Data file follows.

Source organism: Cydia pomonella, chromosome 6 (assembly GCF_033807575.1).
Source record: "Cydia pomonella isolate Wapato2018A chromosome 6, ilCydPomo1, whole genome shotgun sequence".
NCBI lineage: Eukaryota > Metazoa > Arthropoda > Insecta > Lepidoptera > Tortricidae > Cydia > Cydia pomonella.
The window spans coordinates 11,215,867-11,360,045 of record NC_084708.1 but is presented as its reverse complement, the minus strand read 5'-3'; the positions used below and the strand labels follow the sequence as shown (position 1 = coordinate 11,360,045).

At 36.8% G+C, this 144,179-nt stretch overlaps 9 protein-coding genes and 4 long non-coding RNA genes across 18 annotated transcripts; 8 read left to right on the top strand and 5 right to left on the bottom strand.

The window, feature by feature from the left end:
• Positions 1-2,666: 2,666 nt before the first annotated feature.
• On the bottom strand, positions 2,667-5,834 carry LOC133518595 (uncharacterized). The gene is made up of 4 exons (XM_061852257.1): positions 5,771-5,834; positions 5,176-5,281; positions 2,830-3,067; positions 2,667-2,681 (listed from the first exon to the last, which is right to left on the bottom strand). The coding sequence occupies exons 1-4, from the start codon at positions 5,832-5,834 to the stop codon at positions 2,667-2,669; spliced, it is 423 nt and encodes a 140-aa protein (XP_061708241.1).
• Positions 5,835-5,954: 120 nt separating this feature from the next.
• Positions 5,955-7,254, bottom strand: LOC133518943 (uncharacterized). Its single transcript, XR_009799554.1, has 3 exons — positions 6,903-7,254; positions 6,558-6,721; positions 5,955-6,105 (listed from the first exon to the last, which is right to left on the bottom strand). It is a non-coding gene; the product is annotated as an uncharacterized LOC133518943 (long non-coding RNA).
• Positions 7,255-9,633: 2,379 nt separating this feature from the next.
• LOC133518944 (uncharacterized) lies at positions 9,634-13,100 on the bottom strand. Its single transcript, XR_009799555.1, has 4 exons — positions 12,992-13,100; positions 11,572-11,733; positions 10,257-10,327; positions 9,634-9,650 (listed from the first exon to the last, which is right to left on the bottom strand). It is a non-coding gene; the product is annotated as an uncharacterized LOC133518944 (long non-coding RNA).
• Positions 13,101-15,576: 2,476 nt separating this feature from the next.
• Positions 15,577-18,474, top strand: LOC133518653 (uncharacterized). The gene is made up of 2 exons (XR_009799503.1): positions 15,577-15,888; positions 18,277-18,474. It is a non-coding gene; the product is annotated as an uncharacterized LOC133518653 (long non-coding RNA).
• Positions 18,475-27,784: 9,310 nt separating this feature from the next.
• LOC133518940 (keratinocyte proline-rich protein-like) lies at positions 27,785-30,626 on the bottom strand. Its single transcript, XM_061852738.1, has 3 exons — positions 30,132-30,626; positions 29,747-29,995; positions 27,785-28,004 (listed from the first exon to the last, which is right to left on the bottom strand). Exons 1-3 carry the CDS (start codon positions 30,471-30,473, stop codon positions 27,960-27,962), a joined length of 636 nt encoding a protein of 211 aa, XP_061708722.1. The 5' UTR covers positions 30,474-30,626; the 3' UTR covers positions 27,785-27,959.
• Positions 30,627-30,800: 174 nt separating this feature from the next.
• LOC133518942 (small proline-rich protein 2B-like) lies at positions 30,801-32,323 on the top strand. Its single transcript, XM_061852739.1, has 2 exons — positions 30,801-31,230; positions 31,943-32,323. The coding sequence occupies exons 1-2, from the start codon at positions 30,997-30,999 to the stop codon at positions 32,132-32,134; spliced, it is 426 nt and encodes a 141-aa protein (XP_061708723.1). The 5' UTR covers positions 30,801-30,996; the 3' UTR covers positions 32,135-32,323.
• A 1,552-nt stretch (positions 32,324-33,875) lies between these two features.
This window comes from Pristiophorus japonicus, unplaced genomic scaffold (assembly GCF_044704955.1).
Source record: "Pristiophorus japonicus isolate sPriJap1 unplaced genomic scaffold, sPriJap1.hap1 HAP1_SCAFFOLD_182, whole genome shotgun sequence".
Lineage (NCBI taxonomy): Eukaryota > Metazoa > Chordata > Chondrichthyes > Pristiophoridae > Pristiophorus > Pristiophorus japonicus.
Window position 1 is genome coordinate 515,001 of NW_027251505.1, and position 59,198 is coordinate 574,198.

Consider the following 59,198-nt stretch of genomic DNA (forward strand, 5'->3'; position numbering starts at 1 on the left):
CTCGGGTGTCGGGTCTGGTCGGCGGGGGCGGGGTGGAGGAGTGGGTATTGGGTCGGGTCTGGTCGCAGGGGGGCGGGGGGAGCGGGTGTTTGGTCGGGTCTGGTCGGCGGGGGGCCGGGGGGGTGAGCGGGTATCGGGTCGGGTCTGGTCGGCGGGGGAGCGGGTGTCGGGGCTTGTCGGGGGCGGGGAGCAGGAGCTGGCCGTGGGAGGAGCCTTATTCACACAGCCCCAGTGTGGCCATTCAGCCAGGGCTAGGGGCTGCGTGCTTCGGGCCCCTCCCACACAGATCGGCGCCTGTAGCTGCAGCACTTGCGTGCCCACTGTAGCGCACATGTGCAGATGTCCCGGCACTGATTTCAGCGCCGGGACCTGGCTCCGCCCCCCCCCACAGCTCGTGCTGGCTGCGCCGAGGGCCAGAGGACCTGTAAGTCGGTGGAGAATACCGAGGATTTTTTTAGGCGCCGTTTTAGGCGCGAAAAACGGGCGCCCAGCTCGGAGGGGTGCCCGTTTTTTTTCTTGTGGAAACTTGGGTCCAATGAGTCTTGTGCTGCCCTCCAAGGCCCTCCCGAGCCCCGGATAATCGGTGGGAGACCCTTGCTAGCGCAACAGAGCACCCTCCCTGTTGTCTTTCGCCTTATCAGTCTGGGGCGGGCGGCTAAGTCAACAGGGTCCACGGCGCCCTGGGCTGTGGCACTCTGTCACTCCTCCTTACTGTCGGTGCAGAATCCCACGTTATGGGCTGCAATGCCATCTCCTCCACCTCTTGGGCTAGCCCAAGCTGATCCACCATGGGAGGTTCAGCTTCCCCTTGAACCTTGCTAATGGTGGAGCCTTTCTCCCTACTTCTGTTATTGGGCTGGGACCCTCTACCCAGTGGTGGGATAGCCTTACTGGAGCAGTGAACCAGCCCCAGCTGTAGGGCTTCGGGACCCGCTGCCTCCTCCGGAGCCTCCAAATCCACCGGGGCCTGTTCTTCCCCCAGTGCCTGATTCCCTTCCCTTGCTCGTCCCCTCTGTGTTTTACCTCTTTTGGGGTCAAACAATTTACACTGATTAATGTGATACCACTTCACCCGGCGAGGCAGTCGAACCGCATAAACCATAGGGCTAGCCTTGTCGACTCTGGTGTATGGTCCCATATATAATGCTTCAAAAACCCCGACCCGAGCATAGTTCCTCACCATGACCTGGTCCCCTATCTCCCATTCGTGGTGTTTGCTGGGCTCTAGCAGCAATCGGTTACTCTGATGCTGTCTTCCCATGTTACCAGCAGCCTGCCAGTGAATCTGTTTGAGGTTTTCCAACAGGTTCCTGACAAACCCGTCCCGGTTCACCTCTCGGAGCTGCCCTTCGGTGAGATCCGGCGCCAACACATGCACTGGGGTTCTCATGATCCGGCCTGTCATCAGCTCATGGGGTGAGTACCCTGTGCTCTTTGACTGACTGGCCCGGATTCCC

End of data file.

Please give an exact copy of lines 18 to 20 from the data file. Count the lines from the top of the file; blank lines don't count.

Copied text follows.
• LOC133518942 (small proline-rich protein 2B-like) lies at positions 30,801-32,323 on the top strand. Its single transcript, XM_061852739.1, has 2 exons — positions 30,801-31,230; positions 31,943-32,323. The coding sequence occupies exons 1-2, from the start codon at positions 30,997-30,999 to the stop codon at positions 32,132-32,134; spliced, it is 426 nt and encodes a 141-aa protein (XP_061708723.1). The 5' UTR covers positions 30,801-30,996; the 3' UTR covers positions 32,135-32,323.
• A 1,552-nt stretch (positions 32,324-33,875) lies between these two features.
This window comes from Pristiophorus japonicus, unplaced genomic scaffold (assembly GCF_044704955.1).